David Title is Area Strategic Manger(Alternative Provision? he sounds a right ass bit like old S Mellor(im sure they sacked him) and Jack Cawthra. heard a rumour crazy Jack gone to?

  7. Hmm, Think they are mostly taking about NHEO (I have only met Jan once) because we already have a reasonable relationship with our own local manager. I think she has been pretty busy in the north of the county. S Mellor works for WSCCI think now. Never had any contact with the other man so don't know!

  8. Have you all seen this?
    is it a ruse or is it genuine?

    If someone 'asks' will theirs be a case where the LA 'agrees' to pay and are there strings attached?

    Monday 26 April

    DCSF guarantee: LAs can recoup money for college fees 14-16s in AP census January 2011

    Education Otherwise has just had the following statement confirmed by DCSF:

    "Parents of home educated young people between the age of 14 and 16 who have the offer of a place at college 2010-2011 subject to funding can ask their local authority to pay the college fees. In all cases where the LA agrees to pay the fees, the LA is guaranteed to be able to recoup the money by including the young person in the Alternative Provision census in January 2011"

  9. I can see various hiccups, although we do already have a couple of young people locally on college courses ( arranged by the LA, but eventually funded by being on a school roll).

    The main issue I can see is the nature of the courses likely to be available. Most colleges now have some provision for 14-16 year olds; so I expect they will only want other 14-16 year olds on those courses.. Locally they are the NVQ1 vocational type course, which school children can take for 1 day a week for 2 years. Fine if that is what your child wants to do.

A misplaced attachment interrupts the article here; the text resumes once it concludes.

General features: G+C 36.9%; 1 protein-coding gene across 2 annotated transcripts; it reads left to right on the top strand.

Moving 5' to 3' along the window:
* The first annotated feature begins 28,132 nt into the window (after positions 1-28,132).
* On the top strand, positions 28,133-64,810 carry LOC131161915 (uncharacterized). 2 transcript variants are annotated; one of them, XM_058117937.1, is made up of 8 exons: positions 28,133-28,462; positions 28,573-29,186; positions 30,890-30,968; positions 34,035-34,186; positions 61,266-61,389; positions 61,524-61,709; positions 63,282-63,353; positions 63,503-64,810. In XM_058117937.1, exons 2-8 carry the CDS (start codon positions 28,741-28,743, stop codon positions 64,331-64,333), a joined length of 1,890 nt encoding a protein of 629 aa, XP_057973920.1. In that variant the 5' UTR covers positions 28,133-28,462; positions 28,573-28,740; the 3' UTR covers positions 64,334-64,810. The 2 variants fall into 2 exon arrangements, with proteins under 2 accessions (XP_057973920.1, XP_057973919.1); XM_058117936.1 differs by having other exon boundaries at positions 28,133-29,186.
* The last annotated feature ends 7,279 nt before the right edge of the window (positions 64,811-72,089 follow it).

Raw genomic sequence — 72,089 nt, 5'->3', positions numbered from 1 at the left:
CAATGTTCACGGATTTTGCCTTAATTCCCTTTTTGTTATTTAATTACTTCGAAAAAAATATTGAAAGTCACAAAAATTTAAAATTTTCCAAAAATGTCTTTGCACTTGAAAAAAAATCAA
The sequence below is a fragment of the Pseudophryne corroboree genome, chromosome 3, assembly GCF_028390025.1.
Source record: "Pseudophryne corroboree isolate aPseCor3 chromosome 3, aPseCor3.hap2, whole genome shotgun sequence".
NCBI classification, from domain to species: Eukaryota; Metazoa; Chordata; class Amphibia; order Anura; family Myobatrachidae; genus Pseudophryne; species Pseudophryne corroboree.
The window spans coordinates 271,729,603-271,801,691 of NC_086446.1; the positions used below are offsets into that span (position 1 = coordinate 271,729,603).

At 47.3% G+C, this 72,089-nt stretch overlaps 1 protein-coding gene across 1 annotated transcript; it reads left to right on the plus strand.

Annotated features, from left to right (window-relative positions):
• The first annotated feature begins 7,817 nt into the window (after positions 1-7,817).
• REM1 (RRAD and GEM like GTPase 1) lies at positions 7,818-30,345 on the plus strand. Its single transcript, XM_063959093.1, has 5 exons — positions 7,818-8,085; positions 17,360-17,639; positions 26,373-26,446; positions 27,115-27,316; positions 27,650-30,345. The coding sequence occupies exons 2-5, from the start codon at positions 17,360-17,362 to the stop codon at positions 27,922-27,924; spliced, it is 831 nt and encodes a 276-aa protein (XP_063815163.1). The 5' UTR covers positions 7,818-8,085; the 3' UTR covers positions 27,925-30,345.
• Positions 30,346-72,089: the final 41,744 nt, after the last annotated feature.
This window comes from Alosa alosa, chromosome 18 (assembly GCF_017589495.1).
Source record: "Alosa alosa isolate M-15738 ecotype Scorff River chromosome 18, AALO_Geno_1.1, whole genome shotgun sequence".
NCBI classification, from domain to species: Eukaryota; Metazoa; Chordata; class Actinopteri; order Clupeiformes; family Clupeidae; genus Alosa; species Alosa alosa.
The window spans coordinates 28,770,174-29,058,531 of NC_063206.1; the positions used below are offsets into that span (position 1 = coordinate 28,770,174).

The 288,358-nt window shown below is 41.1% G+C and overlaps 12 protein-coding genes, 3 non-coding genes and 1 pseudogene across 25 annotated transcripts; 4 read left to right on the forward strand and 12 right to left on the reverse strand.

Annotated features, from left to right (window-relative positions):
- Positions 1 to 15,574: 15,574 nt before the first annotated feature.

It isn't likely to be of much use to anyone wanting to do GCSES, since most colleges don't offer them at all anyway, let alone to 14-16's- because schools do them.

    The third category is the new Diploma- but these are full time and often offered in partnership with schools, so the young person would spend sometime in a normal school setting. I can't see any difference between this and being in school and accessing them that way, so I am not sure they will be much taken up by this route.

    Then space - I wonder how oversubscribed some of these courses are - will they have been snapped up by schools already? Interesting though - although the cynic in me is somewhat aware of the timing!

  10. Julie says I think she has been pretty busy in the north of the county. S Mellor works for WSCCI think now.

    Jan not been busy in this part of Hampshire that is why the complaint is being looked into by HCC!

    I wonder if silly Mellor was pushed out by HCC? he wanted to know what exams child age 7 was taking LOL.

    You not thanked Peter for geting Jan Lewis contact details up on the HCC web site Julie?